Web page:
February 26, 2004

Media Advisory

If you're looking for a weekend feature, you'll find a feel-good story at Southern Illinois University Carbondale on Saturday, Feb. 28.

That's where you'll find 300 high-octane high school and community college students - from all over downstate Illinois - congregating at a half-day conference geared to helping them get ahead in life.

The students all belong to federally sponsored TRIO programs established to help low-income Americans enter college, graduate and become full participants in the nation's economic and social life.

All sessions are open to reporters and photographers. Perhaps the best time to interview TRIO conference goers and organizers will be during their luncheon, which will begin at 12:30 p.m. in the SIUC Student Center Ballrooms C and D. By then all the students will have attended two workshops and will be available one-on-one interviews.

Look for K. Donnell Wilson, a conference organizer and director of SIUC's Upward Bound program if you want more information and wish to interview one of the administrators responsible for coordinating this event.

Or call him during weekday business hours at 618/453-3354.

It's all part of National Trio Day and the conference's theme is "TRIO Brings Leadership to Life."

Presentations will cover a wide array of topics, including how to succeed in college, how to survive your first time living away from home, managing money, preparing for college entrance exams, starting a small business and the dangers of sexually transmitted diseases.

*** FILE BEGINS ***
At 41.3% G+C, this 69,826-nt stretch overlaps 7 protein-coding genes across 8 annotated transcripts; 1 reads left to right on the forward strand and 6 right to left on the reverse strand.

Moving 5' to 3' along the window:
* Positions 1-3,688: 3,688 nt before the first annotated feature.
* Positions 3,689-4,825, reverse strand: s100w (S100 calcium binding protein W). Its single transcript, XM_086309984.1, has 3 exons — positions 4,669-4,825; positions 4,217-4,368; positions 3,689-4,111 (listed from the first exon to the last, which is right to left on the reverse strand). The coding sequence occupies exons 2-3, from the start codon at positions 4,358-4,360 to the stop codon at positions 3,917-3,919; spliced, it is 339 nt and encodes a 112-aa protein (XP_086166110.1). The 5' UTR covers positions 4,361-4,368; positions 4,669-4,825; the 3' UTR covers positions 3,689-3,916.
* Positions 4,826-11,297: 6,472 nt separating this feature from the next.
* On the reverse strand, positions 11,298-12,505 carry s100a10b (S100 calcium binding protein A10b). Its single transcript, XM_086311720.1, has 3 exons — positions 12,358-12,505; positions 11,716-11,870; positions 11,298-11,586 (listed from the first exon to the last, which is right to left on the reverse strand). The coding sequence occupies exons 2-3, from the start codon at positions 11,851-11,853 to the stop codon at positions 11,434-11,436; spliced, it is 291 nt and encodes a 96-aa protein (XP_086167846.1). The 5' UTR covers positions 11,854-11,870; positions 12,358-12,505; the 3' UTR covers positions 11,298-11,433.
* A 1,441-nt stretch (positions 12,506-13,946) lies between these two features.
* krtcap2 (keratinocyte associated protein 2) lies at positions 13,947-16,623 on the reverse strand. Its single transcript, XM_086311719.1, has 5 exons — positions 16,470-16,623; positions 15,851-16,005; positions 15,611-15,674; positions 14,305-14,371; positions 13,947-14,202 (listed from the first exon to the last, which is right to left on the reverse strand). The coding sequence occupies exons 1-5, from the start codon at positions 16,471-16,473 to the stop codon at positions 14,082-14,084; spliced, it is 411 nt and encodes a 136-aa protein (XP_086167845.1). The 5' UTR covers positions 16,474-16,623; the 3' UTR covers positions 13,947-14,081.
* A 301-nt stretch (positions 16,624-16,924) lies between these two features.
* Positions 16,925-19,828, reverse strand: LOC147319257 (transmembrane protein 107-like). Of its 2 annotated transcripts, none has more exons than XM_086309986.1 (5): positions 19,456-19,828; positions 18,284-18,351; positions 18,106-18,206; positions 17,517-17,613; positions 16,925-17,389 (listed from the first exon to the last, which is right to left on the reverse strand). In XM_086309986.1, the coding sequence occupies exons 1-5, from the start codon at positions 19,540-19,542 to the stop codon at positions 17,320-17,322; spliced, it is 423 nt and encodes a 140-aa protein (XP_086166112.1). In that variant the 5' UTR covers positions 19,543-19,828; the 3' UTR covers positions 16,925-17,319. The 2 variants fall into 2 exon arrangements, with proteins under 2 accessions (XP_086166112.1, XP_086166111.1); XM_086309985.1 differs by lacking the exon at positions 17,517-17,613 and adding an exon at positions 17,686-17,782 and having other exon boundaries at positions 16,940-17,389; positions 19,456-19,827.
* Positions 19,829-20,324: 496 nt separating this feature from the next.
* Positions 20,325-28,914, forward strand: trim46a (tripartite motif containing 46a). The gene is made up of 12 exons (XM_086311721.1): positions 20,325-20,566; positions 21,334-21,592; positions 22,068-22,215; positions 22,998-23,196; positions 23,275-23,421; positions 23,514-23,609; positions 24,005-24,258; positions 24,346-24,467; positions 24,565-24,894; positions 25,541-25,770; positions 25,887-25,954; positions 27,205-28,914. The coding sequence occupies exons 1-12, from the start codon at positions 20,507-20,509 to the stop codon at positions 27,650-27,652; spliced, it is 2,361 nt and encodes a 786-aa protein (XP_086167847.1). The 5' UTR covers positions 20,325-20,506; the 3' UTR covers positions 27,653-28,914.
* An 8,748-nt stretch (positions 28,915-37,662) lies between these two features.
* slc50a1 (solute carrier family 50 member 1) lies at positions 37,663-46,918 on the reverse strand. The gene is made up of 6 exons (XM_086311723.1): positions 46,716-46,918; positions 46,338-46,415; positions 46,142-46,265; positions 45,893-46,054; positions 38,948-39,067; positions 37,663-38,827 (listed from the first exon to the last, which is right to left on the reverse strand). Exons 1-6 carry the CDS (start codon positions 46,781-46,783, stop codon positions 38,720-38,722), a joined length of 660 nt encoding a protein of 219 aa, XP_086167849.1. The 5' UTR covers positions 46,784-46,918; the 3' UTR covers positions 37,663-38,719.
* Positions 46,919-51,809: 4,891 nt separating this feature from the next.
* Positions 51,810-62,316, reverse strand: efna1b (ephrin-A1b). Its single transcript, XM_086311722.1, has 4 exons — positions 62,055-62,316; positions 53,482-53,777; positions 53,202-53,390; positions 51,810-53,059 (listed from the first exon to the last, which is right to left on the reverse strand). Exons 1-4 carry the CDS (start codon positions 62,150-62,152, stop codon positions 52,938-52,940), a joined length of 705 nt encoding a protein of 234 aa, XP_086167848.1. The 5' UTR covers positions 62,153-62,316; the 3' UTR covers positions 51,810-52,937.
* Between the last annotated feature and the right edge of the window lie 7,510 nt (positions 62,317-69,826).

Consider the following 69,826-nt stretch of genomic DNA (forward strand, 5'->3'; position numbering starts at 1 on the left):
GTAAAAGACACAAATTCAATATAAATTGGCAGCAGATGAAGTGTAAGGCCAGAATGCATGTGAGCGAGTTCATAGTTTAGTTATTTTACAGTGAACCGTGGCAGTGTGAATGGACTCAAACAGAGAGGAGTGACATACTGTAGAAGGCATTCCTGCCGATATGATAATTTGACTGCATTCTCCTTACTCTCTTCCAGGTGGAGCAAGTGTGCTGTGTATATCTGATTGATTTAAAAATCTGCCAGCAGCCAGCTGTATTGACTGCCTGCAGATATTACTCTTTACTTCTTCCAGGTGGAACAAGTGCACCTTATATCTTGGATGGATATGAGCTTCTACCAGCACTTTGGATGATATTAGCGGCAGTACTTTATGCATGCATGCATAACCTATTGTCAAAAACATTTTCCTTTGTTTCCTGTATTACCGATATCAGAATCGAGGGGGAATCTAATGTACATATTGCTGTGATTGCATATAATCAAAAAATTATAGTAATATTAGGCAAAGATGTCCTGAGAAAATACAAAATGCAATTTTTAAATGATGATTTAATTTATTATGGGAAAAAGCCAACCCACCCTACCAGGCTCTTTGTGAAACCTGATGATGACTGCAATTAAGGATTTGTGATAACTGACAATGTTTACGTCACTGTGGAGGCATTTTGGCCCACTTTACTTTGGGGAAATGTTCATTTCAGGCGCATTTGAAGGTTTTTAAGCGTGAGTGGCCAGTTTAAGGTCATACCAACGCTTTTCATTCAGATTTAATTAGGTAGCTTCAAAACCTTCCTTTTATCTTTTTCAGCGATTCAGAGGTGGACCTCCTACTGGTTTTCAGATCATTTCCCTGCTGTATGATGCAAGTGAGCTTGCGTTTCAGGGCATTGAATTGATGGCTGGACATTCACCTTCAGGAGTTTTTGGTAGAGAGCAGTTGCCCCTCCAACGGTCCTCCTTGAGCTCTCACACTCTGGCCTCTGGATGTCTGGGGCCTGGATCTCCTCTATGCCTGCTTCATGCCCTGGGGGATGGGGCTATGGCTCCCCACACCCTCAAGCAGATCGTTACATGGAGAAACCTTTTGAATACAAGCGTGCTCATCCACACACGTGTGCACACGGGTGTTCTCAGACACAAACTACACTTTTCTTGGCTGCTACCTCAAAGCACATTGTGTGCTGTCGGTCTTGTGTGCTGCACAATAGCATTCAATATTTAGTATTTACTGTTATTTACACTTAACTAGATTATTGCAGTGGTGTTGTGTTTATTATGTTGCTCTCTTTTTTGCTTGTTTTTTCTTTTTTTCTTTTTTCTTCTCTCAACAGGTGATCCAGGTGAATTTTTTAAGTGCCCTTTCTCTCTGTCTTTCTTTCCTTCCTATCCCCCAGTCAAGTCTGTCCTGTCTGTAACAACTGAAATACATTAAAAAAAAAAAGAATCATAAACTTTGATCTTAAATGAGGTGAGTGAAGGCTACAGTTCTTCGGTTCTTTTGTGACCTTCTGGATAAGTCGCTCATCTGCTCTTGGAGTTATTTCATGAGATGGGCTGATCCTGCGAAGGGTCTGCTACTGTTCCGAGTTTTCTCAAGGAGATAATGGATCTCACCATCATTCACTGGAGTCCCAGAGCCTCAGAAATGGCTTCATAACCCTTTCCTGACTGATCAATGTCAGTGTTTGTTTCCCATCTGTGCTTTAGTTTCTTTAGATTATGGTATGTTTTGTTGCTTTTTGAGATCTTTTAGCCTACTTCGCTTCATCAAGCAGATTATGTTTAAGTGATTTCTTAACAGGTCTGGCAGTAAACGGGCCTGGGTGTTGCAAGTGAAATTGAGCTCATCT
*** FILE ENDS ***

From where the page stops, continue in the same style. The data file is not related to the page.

Workshops will be meet 10:30-11:25 a.m. and 11:30 a.m.-12:25 p.m. in Faner Hall's Rooms 1004, 1005, 1006, 1226, 1228, 1230 and in Parkinson Hall's Browne Auditorium.

Experts in business, education, health education, banking and local government will come in from surrounding communities to lead most sessions.

SIUC is hosting the event for the first time in about a decade, says K. Donnell Wilson, one of the conference's organizers and director of the SIUC Upward Bound program, one of several TRIO programs on campus.

TRIO programs are funded under Title IV of the Higher Education Act. They strive to help financially disadvantaged young people overcome hurdles to higher education and to overcome class, social and cultural barriers.

A look at the ethnic composition of the nation's TRIO programs shows 37 percent of participants are white, 35 percent are African-American, 19 percent are Hispanic, 4 percent each are Native American and Asian, and 16,000 are students with disabilities.